Original-Language Study for the Rest of Us


Language is a funny thing. A single word can have many meanings, and many words can describe a single concept. In our native tongue, we usually have a pretty good grasp on which words we can use to express certain thoughts and ideas. But when we encounter languages that we haven’t spent a lifetime speaking and reading, our grasp on these words can slip.

In biblical studies, interacting with Hebrew and Greek is a necessity to understand the original context of the text. For students of these biblical languages or anyone without formal training, the original biblical languages can seem like barriers preventing them from fully understanding the Bible. Resources like the Hebrew–Aramaic Lexicon of the Old Testament (HALOT) and the Greek English Lexicon of the New Testament and Early Christian Literature (BDAG) are geared toward intense academic work, which can make them less accessible to students and virtually inaccessible to anyone without formal training.

The Lexham Theological Wordbook makes this lexical information accessible for a broader audience. This resource is designed to make the original biblical languages accessible to people from all interest levels. Plus, it’s designed to work seamlessly with your Logos Bible Software library.

A simple change makes all the difference

LTW-223Unlike most other wordbooks, the Lexham Theological Wordbook organizes entries by concepts rather than Greek or Hebrew lemmas. Related words are grouped together, giving you easy access to the most relevant terms without needing to go back and forth throughout the volume. The wordbook was also designed specifically for Logos Bible Software, all the concepts are linked to the Bible Word Study Guide and each entry provides links to related topics in the Bible Sense Lexicon.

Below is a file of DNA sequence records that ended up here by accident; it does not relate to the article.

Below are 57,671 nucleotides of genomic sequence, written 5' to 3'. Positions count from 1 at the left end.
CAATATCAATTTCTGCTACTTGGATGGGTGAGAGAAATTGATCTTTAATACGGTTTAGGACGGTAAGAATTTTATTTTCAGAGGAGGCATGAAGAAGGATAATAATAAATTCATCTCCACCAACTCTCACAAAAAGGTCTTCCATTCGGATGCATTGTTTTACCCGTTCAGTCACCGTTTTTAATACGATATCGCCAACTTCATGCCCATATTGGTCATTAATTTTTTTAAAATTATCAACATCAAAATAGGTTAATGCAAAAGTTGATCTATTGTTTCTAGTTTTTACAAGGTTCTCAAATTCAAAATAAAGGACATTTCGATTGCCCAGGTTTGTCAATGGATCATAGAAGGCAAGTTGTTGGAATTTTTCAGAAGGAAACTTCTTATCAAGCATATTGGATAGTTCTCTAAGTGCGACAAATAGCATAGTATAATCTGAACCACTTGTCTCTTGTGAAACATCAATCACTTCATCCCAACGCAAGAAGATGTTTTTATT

This simple reorganization makes studying a particular word incredibly easy. Each entry gives you all of the related lexical information in both Hebrew and Greek, surveying all of Scripture in the process. With this broad overview, you’ll start to understand how language can affect the author’s meaning and the way the audience received the message.

For example, the word “love” in its various verb forms appears over 400 times in most English Bibles. But the particular word used to convey this concept can have very important implications on our interpretation of a particular passage. This excerpt from the Lexham Theological Wordbook is a perfect example of how a deeper understanding of the original languages helps us understand this important concept:

In Hebrew, the concept of love is most commonly expressed with the verb אָהֵב (ʾāhēb, “love”). It is used with a semantic range similar to that of the English word “love.” It can be used to express how an individual feels about his or her food (Gen 27:4), spouse (Deut 13:6; 21:16; Judg 14:16), or children (Gen 22:2). It can denote different types of love, including romantic/erotic love (Gen 29:20; 1 Sam 18:20) or simple friendship (1 Sam 20:17; 2 Sam 1:26). It is used to express what God feels for the nation of Israel, and it is his motivation for forming a covenant (בְּרִית, bĕrît) with that nation. The Septuagint most frequently translates אָהֵב (ʾāhēb) with ἀγαπάω (agapaō). The Hebrew term חֶסֶד (ḥesed, “loving-kindness”) also appears numerous times with reference to the concept of love. In the OT, ḥesed almost always describes Yahweh’s faithfulness and love to his people within the context of covenant. This use of the term is illustrated by the repetition of the refrain, “his loyal love (ḥesed) endures forever,” throughout Psa 136.

There are nine lexical entries in the article on Love, and each uncovers a different nuance to the concept and its theological implications.

The Lexham Theological Wordbook is now available for individual sale outside of Logos 6 base packages. Whether you’re a student, a pastor, or just interested in the Bible in its original context, the Lexham Theological Wordbook is an invaluable resource—Get it today!

Written by
Jake Mailhot

Jake Mailhot is the product manager for Lexham Press. He also writes about baseball and lives in Bellingham, WA.

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Written by Jake Mailhot
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